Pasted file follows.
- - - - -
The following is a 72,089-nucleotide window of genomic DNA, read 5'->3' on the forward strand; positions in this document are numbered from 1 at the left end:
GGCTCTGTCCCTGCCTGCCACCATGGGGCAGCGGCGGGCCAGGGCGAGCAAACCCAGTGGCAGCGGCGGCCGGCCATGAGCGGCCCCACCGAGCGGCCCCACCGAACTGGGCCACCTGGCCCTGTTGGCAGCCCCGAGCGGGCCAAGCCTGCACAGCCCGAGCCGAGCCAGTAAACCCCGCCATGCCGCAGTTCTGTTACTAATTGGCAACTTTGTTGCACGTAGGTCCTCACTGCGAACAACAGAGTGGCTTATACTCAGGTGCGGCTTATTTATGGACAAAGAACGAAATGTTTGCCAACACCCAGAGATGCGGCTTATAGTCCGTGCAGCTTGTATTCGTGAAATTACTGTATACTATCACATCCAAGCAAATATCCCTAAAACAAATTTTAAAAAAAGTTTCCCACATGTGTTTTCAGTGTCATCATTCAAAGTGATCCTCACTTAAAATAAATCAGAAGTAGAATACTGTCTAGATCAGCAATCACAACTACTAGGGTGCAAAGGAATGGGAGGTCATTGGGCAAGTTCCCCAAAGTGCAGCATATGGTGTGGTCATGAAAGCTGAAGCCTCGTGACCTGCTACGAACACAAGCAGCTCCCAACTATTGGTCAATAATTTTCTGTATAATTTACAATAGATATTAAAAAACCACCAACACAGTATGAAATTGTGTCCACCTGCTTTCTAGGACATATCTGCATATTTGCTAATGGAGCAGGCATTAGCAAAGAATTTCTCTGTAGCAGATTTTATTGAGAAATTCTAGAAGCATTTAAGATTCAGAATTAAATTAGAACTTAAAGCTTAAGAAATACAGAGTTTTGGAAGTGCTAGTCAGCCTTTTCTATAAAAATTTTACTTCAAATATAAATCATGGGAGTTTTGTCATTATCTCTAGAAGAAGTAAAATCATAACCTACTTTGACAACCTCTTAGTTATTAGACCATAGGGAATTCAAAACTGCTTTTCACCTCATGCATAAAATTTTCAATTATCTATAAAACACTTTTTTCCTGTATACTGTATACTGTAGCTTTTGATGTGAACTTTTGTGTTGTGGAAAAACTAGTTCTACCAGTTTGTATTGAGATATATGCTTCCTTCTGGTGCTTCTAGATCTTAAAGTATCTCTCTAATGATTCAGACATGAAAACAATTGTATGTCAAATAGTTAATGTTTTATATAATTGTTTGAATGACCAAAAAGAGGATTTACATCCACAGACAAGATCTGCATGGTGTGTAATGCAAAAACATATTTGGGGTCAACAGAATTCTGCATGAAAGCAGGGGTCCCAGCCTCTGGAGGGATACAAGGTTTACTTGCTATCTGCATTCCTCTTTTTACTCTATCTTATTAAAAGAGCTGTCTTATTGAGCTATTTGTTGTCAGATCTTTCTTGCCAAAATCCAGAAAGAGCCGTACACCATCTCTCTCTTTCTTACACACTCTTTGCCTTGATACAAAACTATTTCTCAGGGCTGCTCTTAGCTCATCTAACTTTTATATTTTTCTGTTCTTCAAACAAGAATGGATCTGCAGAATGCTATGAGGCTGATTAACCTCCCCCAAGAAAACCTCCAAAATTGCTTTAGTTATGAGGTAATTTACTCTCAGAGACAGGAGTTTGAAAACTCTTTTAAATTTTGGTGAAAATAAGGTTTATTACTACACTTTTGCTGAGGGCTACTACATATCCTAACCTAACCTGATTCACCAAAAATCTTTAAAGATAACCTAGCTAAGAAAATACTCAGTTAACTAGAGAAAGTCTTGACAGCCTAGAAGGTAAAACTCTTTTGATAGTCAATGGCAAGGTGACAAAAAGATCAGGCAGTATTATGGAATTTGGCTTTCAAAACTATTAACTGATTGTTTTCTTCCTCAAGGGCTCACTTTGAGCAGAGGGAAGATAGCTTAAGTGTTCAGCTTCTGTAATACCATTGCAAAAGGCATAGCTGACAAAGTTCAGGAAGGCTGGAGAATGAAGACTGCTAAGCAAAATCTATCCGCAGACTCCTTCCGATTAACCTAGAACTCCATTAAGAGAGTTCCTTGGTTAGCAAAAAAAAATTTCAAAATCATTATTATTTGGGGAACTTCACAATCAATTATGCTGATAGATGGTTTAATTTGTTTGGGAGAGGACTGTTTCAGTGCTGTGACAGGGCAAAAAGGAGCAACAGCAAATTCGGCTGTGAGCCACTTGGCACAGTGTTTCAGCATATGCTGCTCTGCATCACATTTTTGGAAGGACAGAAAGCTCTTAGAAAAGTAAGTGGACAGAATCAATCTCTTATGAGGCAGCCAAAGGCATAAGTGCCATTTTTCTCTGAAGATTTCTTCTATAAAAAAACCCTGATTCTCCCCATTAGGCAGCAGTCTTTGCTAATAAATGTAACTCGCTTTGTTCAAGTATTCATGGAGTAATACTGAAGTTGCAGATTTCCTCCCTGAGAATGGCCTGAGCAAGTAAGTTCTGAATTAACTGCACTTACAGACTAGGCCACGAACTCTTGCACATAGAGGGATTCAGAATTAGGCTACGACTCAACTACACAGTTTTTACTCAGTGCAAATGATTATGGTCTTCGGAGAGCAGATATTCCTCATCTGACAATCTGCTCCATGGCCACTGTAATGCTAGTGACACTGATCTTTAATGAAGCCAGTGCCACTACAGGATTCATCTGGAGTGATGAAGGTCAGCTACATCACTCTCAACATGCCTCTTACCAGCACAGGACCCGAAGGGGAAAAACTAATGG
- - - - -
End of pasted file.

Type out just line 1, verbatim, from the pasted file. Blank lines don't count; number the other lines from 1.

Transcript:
The following is a 72,089-nucleotide window of genomic DNA, read 5'->3' on the forward strand; positions in this document are numbered from 1 at the left end: